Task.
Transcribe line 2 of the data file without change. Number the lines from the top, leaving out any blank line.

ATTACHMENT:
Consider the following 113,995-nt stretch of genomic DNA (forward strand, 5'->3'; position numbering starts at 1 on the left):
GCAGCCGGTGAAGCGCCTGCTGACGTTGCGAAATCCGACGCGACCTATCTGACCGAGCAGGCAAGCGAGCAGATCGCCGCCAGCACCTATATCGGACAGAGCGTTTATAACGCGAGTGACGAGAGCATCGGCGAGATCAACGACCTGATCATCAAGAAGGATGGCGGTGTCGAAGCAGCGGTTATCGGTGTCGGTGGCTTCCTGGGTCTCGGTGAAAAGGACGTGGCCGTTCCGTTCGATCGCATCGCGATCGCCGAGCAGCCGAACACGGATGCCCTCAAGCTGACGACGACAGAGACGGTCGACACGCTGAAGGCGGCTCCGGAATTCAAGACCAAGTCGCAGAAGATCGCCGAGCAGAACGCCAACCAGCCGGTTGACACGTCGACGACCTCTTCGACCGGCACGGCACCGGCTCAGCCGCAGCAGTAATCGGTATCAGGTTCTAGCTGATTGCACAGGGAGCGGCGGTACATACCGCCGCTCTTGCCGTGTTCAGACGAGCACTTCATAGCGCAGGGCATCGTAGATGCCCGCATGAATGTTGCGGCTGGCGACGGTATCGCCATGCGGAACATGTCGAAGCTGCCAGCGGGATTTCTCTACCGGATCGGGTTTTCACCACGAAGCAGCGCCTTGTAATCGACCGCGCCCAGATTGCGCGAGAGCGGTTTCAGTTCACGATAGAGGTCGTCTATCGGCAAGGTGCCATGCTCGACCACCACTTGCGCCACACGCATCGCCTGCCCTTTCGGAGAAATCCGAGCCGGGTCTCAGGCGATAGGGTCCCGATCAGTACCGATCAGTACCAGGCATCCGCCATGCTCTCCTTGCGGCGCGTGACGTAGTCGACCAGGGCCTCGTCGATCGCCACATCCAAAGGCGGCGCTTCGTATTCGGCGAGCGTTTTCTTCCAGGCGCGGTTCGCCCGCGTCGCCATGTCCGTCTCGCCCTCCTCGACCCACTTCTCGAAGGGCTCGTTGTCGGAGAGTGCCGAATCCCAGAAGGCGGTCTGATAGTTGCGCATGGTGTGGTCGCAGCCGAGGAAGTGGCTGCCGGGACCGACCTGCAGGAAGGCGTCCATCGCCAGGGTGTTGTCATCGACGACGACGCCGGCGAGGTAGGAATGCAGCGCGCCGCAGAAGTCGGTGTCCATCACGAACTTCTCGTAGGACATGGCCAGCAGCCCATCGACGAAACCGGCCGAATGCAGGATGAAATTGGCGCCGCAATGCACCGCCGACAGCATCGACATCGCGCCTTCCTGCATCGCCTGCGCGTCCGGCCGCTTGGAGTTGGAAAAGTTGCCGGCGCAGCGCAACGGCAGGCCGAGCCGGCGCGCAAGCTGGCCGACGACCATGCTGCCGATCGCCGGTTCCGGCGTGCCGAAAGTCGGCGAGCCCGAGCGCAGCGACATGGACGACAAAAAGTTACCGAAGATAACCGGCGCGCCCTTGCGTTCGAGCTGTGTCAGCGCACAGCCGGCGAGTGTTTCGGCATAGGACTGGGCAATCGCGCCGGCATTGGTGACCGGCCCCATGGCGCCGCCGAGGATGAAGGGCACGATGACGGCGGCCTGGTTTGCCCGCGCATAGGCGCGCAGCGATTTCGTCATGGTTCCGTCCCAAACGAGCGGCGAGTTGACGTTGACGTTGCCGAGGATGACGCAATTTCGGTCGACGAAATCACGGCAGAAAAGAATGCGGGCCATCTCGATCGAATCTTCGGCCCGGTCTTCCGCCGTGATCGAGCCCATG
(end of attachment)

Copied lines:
GCAGCCGGTGAAGCGCCTGCTGACGTTGCGAAATCCGACGCGACCTATCTGACCGAGCAGGCAAGCGAGCAGATCGCCGCCAGCACCTATATCGGACAGAGCGTTTATAACGCGAGTGACGAGAGCATCGGCGAGATCAACGACCTGATCATCAAGAAGGATGGCGGTGTCGAAGCAGCGGTTATCGGTGTCGGTGGCTTCCTGGGTCTCGGTGAAAAGGACGTGGCCGTTCCGTTCGATCGCATCGCGATCGCCGAGCAGCCGAACACGGATGCCCTCAAGCTGACGACGACAGAGACGGTCGACACGCTGAAGGCGGCTCCGGAATTCAAGACCAAGTCGCAGAAGATCGCCGAGCAGAACGCCAACCAGCCGGTTGACACGTCGACGACCTCTTCGACCGGCACGGCACCGGCTCAGCCGCAGCAGTAATCGGTATCAGGTTCTAGCTGATTGCACAGGGAGCGGCGGTACATACCGCCGCTCTTGCCGTGTTCAGACGAGCACTTCATAGCGCAGGGCATCGTAGATGCCCGCATGAATGTTGCGGCTGGCGACGGTATCGCCATGCGGAACATGTCGAAGCTGCCAGCGGGATTTCTCTACCGGATCGGGTTTTCACCACGAAGCAGCGCCTTGTAATCGACCGCGCCCAGATTGCGCGAGAGCGGTTTCAGTTCACGATAGAGGTCGTCTATCGGCAAGGTGCCATGCTCGACCACCACTTGCGCCACACGCATCGCCTGCCCTTTCGGAGAAATCCGAGCCGGGTCTCAGGCGATAGGGTCCCGATCAGTACCGATCAGTACCAGGCATCCGCCATGCTCTCCTTGCGGCGCGTGACGTAGTCGACCAGGGCCTCGTCGATCGCCACATCCAAAGGCGGCGCTTCGTATTCGGCGAGCGTTTTCTTCCAGGCGCGGTTCGCCCGCGTCGCCATGTCCGTCTCGCCCTCCTCGACCCACTTCTCGAAGGGCTCGTTGTCGGAGAGTGCCGAATCCCAGAAGGCGGTCTGATAGTTGCGCATGGTGTGGTCGCAGCCGAGGAAGTGGCTGCCGGGACCGACCTGCAGGAAGGCGTCCATCGCCAGGGTGTTGTCATCGACGACGACGCCGGCGAGGTAGGAATGCAGCGCGCCGCAGAAGTCGGTGTCCATCACGAACTTCTCGTAGGACATGGCCAGCAGCCCATCGACGAAACCGGCCGAATGCAGGATGAAATTGGCGCCGCAATGCACCGCCGACAGCATCGACATCGCGCCTTCCTGCATCGCCTGCGCGTCCGGCCGCTTGGAGTTGGAAAAGTTGCCGGCGCAGCGCAACGGCAGGCCGAGCCGGCGCGCAAGCTGGCCGACGACCATGCTGCCGATCGCCGGTTCCGGCGTGCCGAAAGTCGGCGAGCCCGAGCGCAGCGACATGGACGACAAAAAGTTACCGAAGATAACCGGCGCGCCCTTGCGTTCGAGCTGTGTCAGCGCACAGCCGGCGAGTGTTTCGGCATAGGACTGGGCAATCGCGCCGGCATTGGTGACCGGCCCCATGGCGCCGCCGAGGATGAAGGGCACGATGACGGCGGCCTGGTTTGCCCGCGCATAGGCGCGCAGCGATTTCGTCATGGTTCCGTCCCAAACGAGCGGCGAGTTGACGTTGACGTTGCCGAGGATGACGCAATTTCGGTCGACGAAATCACGGCAGAAAAGAATGCGGGCCATCTCGATCGAATCTTCGGCCCGGTCTTCCGCCGTGATCGAGCCCATG